The rise in foreign workers

Britain recorded its biggest rise in foreign workers since the start of the Covid pandemic in the year to June, driven almost entirely by people from outside the EU. The number of EU nationals working in the UK is down more than 6% compared to the 2019 average.

Since January 2021, most EU citizens who want to move here to work must be sponsored by an employer and be paid a salary that doesn’t significantly undercut existing wages. The post-Brexit change put EU workers on the same footing as those from the rest of the world but has been criticised by employers who say the process is bureaucratic and a non-starter for most jobs that pay less than £25,600 a year.

The number of foreign-born workers in the UK rose by 223,000 in the year to the end of June, up from an increase of 184,000 in the year to March and the biggest rise since early 2020, according to the Office for National Statistics. Non-EU workers increased by 189,000 while the number of EU-born workers went up by 34,000 over the past year and totals just under 2.4 million.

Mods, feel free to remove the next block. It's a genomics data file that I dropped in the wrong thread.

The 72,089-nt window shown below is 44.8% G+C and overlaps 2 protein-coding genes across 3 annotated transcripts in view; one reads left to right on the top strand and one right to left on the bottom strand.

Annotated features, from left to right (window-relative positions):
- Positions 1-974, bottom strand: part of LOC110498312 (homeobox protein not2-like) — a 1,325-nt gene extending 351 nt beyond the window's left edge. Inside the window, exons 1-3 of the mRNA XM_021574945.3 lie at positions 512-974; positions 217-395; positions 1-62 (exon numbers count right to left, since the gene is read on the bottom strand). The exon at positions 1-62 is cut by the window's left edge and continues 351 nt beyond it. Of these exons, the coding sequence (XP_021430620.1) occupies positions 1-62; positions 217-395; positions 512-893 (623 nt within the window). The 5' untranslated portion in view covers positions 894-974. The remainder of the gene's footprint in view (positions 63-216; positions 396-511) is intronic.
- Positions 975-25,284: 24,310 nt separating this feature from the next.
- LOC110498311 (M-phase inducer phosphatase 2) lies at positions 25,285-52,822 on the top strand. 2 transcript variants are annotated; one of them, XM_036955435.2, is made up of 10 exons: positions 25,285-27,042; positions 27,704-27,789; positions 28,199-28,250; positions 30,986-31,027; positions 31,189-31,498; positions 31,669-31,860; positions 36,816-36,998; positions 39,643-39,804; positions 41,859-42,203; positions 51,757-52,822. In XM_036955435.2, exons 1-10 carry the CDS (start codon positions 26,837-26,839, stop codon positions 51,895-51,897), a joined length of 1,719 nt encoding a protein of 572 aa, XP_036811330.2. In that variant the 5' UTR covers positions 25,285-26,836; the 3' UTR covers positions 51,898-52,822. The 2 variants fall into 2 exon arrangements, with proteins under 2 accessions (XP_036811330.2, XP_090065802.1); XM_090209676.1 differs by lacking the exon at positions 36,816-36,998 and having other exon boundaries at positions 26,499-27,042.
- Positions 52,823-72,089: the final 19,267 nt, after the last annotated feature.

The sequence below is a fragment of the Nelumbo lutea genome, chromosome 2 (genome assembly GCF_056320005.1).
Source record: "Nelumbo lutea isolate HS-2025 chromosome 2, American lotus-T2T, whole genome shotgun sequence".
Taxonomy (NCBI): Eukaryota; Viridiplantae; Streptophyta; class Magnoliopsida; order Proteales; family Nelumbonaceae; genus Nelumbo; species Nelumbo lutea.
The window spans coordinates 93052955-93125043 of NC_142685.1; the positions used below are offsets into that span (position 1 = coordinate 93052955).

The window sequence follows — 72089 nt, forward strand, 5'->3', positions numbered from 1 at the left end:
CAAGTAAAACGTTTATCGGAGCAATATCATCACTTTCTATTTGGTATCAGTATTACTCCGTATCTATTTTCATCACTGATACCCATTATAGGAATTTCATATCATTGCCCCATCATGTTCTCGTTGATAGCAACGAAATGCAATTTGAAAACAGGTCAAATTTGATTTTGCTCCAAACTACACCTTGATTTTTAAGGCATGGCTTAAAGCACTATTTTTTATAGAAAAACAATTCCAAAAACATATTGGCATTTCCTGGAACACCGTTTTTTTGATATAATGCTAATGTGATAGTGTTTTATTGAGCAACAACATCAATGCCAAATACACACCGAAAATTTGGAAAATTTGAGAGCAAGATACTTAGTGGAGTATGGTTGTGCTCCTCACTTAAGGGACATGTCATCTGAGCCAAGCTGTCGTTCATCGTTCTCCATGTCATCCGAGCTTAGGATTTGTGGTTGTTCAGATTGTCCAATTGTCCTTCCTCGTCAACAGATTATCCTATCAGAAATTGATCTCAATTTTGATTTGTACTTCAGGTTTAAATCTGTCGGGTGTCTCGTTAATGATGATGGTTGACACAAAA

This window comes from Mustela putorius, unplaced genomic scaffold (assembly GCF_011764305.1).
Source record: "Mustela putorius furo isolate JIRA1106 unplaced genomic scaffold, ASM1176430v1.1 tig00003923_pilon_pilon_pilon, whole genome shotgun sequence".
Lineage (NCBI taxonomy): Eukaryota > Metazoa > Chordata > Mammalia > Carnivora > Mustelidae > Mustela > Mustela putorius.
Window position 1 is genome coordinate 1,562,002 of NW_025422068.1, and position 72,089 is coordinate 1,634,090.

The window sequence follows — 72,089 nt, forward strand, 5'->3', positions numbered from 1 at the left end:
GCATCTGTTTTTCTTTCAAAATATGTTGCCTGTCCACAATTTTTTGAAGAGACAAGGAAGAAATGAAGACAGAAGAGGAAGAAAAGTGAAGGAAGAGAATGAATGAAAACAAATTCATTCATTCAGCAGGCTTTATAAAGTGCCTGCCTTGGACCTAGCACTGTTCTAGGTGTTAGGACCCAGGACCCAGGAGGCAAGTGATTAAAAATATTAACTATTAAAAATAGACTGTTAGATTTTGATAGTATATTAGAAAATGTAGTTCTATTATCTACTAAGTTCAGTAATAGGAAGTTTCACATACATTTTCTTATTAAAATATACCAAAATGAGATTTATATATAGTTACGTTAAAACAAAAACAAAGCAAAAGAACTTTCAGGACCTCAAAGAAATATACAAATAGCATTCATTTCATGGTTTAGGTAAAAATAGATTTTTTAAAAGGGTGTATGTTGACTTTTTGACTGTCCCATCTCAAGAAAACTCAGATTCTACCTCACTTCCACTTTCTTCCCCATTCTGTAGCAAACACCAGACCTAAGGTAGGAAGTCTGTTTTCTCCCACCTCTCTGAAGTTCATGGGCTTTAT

The number of non-EU people employed in Britain has increased to 3.9 million from 3.1 million since the Brexit referendum in June 2016.

Pay growth

Growth in average total pay (including bonuses) was 6.0% and growth in regular pay (excluding bonuses) was 5.4% among employees in June to August 2022. This is the strongest growth in regular pay seen outside of the coronavirus (COVID-19) pandemic period. Average regular pay growth was 6.2% for the private sector and 2.2% for the public sector.

The reasons behind economic inactivity

Economic inactivity (the measure of those not in work and either not looking and/ or not available to work) experienced its largest quarterly increase since comparable records began in 1971.

Higher economic inactivity continues to be driven particularly by fewer older people in work – who account for three-quarters of the total rise – and by more people out of work due to long-term health conditions, which has again seen a record quarterly rise and reached its highest level in at least thirty years (at 2.49 million).